You get used to the war. I used to go to the … when we were here, we used to go to the, um, air raid shelter every night. It was, as soon as the sirens went, we’d be off to the air raid shelter, and we’d got one in the post office that my father had built for the postmen and it was… used to smell horrible. It was like, damp and, but I can remember the smell. It was sort of new sort of concrete-y smell. But we used to go there and there was shrapnel and everything going everywhere, and of course there was guns right, in Henry Road. Guns. There was the big guns in, in, er, the playing field here. And my house was in Willard Road then, you see. I’d moved to, we’d moved to Willard Road, right next to, and the guns were so, so noisy that it used to nearly make the house shake. There was loads of girls, AT. Not ATS. Is it? Yes. They were there. The ATS girls all billeted there and there were the big guns there. I can remember that.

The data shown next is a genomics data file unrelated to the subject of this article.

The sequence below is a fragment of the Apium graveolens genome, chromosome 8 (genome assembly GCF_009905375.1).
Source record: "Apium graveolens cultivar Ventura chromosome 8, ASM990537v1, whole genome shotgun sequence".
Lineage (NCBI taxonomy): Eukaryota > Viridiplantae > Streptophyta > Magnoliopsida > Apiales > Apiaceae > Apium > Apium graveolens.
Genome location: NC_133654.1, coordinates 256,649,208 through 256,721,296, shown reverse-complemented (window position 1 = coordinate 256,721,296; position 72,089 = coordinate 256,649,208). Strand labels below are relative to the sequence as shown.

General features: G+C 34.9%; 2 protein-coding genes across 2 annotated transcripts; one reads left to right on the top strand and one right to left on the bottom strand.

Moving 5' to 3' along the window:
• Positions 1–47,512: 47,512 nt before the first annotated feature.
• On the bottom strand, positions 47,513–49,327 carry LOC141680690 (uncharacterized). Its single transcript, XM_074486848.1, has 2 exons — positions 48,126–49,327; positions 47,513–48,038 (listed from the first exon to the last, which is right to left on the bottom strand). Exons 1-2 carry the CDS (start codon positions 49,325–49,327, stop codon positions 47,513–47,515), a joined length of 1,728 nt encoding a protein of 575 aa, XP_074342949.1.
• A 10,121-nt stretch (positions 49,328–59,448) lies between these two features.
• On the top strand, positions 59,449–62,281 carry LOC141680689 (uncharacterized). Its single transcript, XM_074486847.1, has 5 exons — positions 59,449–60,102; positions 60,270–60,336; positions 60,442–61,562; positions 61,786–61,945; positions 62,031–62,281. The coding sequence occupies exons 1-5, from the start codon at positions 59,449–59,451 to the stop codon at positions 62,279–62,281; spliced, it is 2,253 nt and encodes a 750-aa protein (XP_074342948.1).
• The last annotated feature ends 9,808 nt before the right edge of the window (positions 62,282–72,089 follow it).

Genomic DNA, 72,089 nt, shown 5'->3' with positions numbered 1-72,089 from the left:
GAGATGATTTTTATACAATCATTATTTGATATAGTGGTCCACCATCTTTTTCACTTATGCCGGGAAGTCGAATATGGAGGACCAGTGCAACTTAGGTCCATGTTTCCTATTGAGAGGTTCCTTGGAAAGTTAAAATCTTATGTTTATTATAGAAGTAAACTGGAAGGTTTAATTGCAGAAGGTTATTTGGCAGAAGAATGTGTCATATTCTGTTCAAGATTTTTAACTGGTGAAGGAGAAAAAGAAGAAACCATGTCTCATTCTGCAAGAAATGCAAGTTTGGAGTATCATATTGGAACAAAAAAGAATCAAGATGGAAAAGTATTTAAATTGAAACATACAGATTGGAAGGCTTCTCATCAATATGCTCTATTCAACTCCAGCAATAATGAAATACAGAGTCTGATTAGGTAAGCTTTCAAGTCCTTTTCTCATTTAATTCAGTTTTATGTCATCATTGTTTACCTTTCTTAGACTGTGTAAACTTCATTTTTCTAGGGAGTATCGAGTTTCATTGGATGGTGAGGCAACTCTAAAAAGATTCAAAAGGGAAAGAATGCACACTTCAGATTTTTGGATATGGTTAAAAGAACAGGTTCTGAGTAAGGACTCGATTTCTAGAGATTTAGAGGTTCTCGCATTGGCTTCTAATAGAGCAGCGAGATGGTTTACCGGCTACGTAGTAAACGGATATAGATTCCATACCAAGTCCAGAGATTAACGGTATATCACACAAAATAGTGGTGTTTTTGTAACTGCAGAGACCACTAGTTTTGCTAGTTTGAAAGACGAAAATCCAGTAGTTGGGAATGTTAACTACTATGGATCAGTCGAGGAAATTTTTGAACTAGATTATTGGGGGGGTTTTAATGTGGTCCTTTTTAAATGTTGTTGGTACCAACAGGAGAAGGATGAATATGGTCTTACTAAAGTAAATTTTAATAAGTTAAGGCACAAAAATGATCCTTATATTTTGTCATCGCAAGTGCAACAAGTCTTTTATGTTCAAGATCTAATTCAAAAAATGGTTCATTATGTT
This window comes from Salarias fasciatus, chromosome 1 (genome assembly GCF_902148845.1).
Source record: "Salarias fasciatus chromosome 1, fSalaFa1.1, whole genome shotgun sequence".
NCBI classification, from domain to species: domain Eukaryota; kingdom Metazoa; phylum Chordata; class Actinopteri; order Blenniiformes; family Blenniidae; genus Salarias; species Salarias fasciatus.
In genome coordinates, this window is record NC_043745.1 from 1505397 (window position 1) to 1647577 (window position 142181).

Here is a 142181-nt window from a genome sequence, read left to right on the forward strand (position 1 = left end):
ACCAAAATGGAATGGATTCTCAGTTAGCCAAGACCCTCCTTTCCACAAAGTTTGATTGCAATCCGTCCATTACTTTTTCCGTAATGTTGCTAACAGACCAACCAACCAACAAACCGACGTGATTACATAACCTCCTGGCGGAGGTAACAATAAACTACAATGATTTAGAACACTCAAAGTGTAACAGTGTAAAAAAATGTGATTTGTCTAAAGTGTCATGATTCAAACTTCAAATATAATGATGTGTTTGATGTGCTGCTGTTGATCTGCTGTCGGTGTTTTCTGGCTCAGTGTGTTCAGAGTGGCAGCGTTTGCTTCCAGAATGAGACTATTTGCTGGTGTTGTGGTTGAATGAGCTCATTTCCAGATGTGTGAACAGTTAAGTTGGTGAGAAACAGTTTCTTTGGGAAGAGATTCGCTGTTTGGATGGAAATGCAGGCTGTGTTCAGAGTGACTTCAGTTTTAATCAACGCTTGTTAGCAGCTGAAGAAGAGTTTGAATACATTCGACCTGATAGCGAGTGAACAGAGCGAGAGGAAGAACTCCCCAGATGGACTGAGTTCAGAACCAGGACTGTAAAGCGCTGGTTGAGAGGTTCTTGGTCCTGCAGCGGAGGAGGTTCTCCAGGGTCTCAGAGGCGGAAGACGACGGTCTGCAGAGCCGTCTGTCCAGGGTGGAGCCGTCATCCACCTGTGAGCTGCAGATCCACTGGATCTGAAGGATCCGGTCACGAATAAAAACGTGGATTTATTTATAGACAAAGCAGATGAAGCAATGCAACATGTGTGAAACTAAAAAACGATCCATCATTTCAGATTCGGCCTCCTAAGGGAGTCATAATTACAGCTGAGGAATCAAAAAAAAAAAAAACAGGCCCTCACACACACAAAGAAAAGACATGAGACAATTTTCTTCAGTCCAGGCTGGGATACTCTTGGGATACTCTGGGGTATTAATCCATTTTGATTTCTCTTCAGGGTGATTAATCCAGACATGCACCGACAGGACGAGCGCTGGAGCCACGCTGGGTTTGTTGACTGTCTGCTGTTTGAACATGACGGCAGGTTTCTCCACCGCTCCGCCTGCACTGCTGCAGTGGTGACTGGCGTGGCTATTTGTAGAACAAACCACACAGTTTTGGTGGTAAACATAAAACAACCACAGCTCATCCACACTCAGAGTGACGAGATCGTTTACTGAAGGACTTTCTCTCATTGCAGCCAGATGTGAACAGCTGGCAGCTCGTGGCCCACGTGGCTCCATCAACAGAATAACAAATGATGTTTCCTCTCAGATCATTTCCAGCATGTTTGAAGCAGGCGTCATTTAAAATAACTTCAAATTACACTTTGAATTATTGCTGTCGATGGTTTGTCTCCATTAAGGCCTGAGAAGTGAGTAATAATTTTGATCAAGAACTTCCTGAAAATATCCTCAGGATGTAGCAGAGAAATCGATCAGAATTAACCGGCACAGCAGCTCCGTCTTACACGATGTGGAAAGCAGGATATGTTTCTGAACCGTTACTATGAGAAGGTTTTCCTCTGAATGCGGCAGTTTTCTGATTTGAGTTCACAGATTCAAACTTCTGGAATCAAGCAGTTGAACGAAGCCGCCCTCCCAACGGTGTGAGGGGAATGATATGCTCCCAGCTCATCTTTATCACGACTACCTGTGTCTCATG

They had a searchlight there and they got a big gun there and they got a balloon there I think, out there as well. But of course they were trying to bomb… there. They did. They bombed the girls at one night. All the ammunition went up and you could hear the girls screaming. It was terrible. Could hear that.